An interest in blues music sounds more like a qualification for a musician than a PhD student, but that’s how Christian O’Connell became a historian. As a teenager, he started listening to blues music and learned to play the guitar. As he got older, he became more interested in where blues music came from. He studied geography at university but devoted whatever time he could to independent research projects on the blues. Eventually he did a Master’s in American studies focusing on the blues. When he saw a PhD posting looking for someone to work on the University of Gloucestershire’s African American music collection, it was as if it was tailor-made for him. Christian is now an Academic Course Leader in History at the University of Gloucestershire studying the spread of American and African American culture in Europe.
His current project is on the experience of African American soldiers during the Second World War. While in the US on a Fulbright, Christian read a lot of interviews and oral histories of veterans who were stationed in Italy during the war. They mostly talk about military operations, the discrimination they faced in the armed forces, and their training. “But you also got little glimpses of the interactions they had with Europeans,” he says. “What they did on their time off, the relationships they had. Some of them have collections of photographs which are really fascinating. You see them on the beach, going to tourist sites, at the dinner table at people’s houses. You just don’t associate that with war time.”
For many black soldiers, especially those that weren’t very well off in the US, the military was a formative experience. They could have normal relationships with people of a different colour and it’s generally agreed that they experienced a more welcoming white culture in Europe than back home. “It’s a very simplistic way of putting it because it wasn’t the whole picture,” Christian cautions. “For instance, in Britain people were less willing to accept the standards of segregation, but that doesn’t mean there weren’t racial incidents. Because there were.” Christian is interested in finding out how important the non-military experience was for soldiers who became less willing to tolerate the pre-war standard when they returned home. Returning veterans empowered by their service were fundamental to starting the Civil Rights Movement. How might these soldiers’ relationships with Europeans have influenced that?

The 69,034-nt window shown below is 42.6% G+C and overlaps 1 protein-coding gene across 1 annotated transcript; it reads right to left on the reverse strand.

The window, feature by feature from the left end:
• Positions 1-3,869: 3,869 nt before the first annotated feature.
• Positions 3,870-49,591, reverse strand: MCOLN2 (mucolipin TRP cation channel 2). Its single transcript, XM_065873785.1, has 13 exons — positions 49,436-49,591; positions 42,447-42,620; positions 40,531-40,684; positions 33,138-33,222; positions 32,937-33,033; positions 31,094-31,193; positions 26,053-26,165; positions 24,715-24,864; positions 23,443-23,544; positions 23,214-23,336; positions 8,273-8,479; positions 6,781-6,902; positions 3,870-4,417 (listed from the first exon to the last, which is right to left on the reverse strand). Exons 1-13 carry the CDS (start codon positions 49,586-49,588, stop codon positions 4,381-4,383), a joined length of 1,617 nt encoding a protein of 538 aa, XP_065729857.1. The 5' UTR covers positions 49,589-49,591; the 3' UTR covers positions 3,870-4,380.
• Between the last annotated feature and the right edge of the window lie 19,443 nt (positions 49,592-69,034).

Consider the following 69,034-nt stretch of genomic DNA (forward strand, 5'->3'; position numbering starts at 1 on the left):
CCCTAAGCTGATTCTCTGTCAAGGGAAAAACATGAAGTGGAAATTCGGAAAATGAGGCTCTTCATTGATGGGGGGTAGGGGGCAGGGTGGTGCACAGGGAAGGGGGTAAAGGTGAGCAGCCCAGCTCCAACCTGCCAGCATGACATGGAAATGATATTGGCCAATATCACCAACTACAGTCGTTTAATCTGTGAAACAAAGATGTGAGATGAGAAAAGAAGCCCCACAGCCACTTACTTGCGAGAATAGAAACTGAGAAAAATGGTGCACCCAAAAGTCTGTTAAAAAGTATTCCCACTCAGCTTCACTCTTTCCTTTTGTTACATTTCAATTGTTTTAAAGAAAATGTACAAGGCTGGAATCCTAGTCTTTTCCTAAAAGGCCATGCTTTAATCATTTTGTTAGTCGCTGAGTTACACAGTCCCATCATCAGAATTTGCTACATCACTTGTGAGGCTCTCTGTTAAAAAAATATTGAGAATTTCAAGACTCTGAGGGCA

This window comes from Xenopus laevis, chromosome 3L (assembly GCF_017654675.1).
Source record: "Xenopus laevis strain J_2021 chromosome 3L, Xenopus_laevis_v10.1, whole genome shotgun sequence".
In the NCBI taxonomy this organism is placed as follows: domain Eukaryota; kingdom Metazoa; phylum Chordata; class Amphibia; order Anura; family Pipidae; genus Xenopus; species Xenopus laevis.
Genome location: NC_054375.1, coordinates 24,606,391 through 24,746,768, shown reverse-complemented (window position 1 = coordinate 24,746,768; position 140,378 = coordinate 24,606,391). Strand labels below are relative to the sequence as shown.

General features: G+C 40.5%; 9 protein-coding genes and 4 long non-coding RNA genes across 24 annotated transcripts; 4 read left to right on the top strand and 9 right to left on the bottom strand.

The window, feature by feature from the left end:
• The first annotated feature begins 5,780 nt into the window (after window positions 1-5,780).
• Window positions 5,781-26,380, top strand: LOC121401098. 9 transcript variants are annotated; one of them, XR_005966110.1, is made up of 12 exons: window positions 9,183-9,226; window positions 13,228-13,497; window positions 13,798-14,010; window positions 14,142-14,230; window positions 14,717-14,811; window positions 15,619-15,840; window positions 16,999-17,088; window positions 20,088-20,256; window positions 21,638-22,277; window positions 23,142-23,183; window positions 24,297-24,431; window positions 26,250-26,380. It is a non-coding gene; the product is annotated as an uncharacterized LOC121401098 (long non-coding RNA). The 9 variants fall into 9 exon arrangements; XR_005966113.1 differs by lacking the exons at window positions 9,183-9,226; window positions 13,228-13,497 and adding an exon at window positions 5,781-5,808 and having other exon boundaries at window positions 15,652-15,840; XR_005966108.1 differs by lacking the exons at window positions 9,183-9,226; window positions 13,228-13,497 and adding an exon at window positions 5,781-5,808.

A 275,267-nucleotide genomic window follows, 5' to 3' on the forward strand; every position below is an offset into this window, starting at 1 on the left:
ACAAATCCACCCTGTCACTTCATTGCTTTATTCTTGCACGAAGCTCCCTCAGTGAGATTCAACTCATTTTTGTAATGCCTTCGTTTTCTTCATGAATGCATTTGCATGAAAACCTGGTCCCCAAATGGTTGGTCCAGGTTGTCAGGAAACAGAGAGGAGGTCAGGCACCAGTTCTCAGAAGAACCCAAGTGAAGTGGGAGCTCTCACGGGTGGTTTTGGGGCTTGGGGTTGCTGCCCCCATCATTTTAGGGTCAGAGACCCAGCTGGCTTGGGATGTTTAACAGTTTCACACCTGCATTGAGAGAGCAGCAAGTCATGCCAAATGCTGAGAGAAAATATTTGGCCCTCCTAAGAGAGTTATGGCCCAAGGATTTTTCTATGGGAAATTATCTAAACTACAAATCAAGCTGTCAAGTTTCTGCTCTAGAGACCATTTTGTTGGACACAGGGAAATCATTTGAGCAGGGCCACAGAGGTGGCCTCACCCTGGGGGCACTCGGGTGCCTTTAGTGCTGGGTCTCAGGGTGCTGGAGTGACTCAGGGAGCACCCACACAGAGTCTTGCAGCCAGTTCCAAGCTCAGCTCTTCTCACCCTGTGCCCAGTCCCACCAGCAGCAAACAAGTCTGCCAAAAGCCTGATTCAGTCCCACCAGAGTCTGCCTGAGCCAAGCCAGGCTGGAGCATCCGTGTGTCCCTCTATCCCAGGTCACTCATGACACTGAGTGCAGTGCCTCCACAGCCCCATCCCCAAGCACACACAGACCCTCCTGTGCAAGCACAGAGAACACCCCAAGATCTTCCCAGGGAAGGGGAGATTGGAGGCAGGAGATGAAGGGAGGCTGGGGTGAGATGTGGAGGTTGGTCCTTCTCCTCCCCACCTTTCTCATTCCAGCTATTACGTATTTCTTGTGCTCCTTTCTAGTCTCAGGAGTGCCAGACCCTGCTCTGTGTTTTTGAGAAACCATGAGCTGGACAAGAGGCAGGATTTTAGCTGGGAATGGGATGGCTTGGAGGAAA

One particular event in the city Genoa serves as a fascinating case study. The 92nd Infantry Division, one of the few black combat units of the Second World War, took part in a ceremony after the war to return the ashes of Christopher Columbus to the city. This brotherly ceremony was quite remarkable as only a few years before many African Americans were angry with the Italians for invading east Africa. Christian had never heard of this event until he saw a veteran’s photo of it, and neither had any of the Second World War and black military experts he asked. “It’s interesting that nobody had done anything on it,” Christian says.
Unfortunately, as time goes on, it becomes less likely that he will be able to talk to Europeans who remember this event. He has connected with a couple Italian who are still alive and remember being around the “Buffalo Soldiers” (a nickname for the 92nd Division) when they were children. He has also found some Italian newspaper clippings about their experiences. Some villages even commemorated the contributions of black soldiers in liberating their town, inviting veterans back to visit years after the liberation. The veterans themselves who wrote books about their experiences during the Second World War only ever refer to the ceremony in Genoa in a footnote or in passing. His best chance would be archival materials scattered across the US in the Library of Congress, the U.S. Army Heritage and Education Centre in Pennsylvania, and the National Archives. “I’m fairly sure that given that we have a lot of footage of other non-military events during the Second World War that there has to be some kind of footage somewhere of this event in Genoa. Especially given the scale of it. The newspapers report that 10,000 people were in attendance,” explains Christian.
This project is in keeping with theme of American and British cultural exchange that Christian has explored in his previous work. “I think overall it can tell us much more about the trans-Atlantic exchange in the early part of the 20th century, and how often we think of culture in nationalist or cultural blocks that are actually a lot more fluid. It’s acknowledging that these kinds of global connections do have effect.”